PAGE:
Looking at why La Cité matters by observing history
by cassidy savard, contributor
Born and raised in Saskatchewan’s sister province Alberta, my exposure to French was limited. In the public school I attended, we had mandatory French classes for a couple of years. As a result of these classes I was able to request permission en français to go to the bathroom and get a drink of water.
My limited French ability is layered in irony, considering I am Métis. With historical ties to the Red River and marked with a French last name, I am a mere representation of Indigenous and French assimilation.
However, my ability to only speak English as a form of irony went unacknowledged by me for most of my life. Growing up in the prairies as an anglophone, it is easy to overlook French. Growing up in the prairies as a francophone, on the other hand, means it is impossible to disregard English.
However, to overlook français-canadien – as a culture and as a language – is not only disregarding the inception of Canada but also a continuation of historical assimilationist attitudes.
Canada today encapsulates many cultural identities. Historically, Canada’s inception was also born out of cultural diversity.
Canada.ca, the official website of the Government of Canada, provides the article titled “Discover Canada—Canada’s History,” which details the events leading up to our modern cultural and political climate.
In the article, we begin by learning that in 1604 the first European settlement was created in what is now Nova Scotia by French explorers Pierre de Monts and Samuel de Champlain. Later, in 1608, Champlain would create a settlement in what is now Québec City.
For years the French and the Indigenous would work together in the fur trade.
It wasn’t until the 1670s that the English started to become a stronger presence in Canada, even beginning to outnumber the French colonies, which were collectively dubbed as New France.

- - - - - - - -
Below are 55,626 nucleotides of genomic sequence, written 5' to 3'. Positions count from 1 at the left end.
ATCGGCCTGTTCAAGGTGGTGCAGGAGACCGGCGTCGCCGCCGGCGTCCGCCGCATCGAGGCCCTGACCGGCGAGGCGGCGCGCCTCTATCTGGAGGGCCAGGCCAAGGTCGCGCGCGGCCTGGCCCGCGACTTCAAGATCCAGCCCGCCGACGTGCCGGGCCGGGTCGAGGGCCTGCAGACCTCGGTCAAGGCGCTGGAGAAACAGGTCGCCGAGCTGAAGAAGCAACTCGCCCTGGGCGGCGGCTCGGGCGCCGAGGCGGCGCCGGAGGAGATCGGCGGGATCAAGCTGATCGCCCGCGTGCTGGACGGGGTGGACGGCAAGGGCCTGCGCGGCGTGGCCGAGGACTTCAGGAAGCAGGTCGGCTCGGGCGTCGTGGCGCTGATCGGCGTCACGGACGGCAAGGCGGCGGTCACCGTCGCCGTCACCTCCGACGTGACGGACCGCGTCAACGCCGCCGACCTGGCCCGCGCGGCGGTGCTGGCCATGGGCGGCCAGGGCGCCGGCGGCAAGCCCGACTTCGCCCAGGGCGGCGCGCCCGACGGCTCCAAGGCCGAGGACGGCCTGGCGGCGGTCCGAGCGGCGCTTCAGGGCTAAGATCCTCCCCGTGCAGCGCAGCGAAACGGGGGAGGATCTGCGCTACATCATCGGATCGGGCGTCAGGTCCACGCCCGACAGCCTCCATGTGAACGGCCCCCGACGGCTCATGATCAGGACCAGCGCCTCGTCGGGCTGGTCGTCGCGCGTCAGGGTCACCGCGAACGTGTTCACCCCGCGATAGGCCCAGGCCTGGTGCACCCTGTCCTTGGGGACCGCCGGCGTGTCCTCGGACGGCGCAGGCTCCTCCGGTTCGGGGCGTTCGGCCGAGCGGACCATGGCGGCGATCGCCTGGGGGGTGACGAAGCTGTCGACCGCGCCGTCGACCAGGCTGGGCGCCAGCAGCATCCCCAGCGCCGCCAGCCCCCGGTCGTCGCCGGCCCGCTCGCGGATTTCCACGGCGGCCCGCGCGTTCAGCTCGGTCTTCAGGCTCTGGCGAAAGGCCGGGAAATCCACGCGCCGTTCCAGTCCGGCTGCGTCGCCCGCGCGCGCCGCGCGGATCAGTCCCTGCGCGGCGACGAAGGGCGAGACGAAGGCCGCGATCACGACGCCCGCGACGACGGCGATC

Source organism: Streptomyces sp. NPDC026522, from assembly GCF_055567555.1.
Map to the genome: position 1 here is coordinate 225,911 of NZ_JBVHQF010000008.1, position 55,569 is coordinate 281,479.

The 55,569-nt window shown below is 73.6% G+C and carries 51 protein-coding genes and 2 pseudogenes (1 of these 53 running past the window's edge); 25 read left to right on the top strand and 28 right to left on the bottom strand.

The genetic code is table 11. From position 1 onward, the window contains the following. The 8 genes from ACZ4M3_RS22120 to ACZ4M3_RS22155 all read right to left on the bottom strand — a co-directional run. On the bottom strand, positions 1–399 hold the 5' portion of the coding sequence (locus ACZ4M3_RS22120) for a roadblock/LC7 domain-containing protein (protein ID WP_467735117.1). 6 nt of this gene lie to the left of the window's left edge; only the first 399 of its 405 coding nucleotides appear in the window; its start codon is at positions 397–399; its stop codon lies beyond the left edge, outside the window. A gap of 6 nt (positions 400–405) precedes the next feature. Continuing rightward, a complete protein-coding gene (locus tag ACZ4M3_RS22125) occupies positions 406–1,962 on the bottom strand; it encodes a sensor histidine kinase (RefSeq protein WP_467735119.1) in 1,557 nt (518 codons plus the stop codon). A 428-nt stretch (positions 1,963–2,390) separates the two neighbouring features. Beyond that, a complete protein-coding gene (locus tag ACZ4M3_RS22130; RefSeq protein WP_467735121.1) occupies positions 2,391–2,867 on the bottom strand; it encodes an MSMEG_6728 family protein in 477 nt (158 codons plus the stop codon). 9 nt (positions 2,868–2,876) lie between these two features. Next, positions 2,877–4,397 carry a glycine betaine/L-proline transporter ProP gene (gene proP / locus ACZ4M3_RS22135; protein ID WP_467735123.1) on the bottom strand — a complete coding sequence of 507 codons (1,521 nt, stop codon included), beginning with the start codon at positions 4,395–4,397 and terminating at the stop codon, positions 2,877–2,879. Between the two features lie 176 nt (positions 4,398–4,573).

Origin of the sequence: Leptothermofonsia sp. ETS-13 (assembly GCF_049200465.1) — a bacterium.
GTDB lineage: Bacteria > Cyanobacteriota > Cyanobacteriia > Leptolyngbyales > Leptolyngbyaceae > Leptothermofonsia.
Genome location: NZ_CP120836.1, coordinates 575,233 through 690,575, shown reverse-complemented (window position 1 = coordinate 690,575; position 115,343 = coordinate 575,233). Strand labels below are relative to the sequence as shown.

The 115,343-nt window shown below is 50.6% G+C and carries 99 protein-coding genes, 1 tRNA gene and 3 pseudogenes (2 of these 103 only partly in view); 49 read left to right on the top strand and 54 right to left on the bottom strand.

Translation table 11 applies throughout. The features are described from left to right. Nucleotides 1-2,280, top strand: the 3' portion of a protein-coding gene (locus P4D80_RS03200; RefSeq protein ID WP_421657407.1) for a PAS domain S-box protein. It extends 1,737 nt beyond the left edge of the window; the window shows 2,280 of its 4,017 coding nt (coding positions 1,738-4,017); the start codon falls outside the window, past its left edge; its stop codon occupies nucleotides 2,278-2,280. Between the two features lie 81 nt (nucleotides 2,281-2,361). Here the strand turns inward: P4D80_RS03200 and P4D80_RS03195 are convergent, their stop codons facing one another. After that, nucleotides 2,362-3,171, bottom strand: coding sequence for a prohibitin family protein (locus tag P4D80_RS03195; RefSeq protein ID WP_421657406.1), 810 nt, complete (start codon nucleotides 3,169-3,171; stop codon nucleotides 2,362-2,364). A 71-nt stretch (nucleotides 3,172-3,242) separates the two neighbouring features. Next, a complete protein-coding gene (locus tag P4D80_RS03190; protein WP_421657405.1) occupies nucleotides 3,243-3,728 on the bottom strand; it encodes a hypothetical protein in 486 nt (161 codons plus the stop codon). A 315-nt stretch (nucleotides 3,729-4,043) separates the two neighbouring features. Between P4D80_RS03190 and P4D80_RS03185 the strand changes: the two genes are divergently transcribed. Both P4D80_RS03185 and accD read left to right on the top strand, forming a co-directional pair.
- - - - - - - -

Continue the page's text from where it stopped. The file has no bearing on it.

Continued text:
It was in 1759 that the British defeated the French during the Battle of the Plains of Abraham and the New France colony was renamed the Province of Québec. To govern the French majority, the Quebec Act was passed in 1774, ensuring French civil law and religious freedom.
An article first published on Sept 30, 2007, by Claude Couture titled “Quebec” in the Canadian Encyclopedia describes the history of Quebec under the section “History: From New France to Confederation.”
Couture describes that the Province of Québec would be divided into Upper Canada and Lower Canada as a result of the Constitutional Act (1791). Upper Canada was primarily English-speaking and Protestant, while Lower Canada was primarily Catholic and French-speaking.
Again, The Canadian Encyclopedia grants us a look into the past in the article “Rebellions of 1837-38,” published on July 15, 2013, by Andrew McIntosh. In the article, we learn that Upper Canada and Lower Canada would each have their rebellions against the Crown between 1837 and 1838.
These rebellions of Lower and Upper Canada lead to the Durham Report, in which Durham recommended Upper and Lower Canada should merge and be given responsible government. Durham also argued that the French-speaking population should assimilate into the English-speaking culture to progress democracy.
In 1840, Upper Canada and Lower Canada merged, becoming the Province of Canada, according to the article “Discover Canada—Canada’s History” from Canada.ca.
The bilingualism that exists today can be best explained by the appropriately titled article “Bilingualism” by Celine Cooper from The Canadian Encyclopedia published July 5, 2019. In the article, Cooper explains that the Official Languages Act (1969) became a “cornerstone of institutional bilingualism,” permitting English and French to have equal status in Parliament and federal bodies.
However, Cooper also addresses that it is ultimately up to the provincial powers to respect the Canadian bilingualism policy.
According to a June 21, 2023 article on Statistics Canada titled “English-French bilingualism in Canada: Recent trends after five decades of official bilingualism,” the reality of bilingualism is represented in data: English-French bilingualism was at 9.5 per cent outside of Quebec in 2021.
For French continuity outside of Québec, these findings may not be the most optimistic. On the other hand, I’d say it exemplifies the need for institutions like La Cité. According to the “History” section on their site, La Cité was only officially formed as an autonomous academic institution in 2015.
It is at La Cité that I have taken French courses, and it is here that I consider taking their “French as a Second Language” program. Learning French is a way to ensure cultural continuity – for my own heritage and Canada’s alike.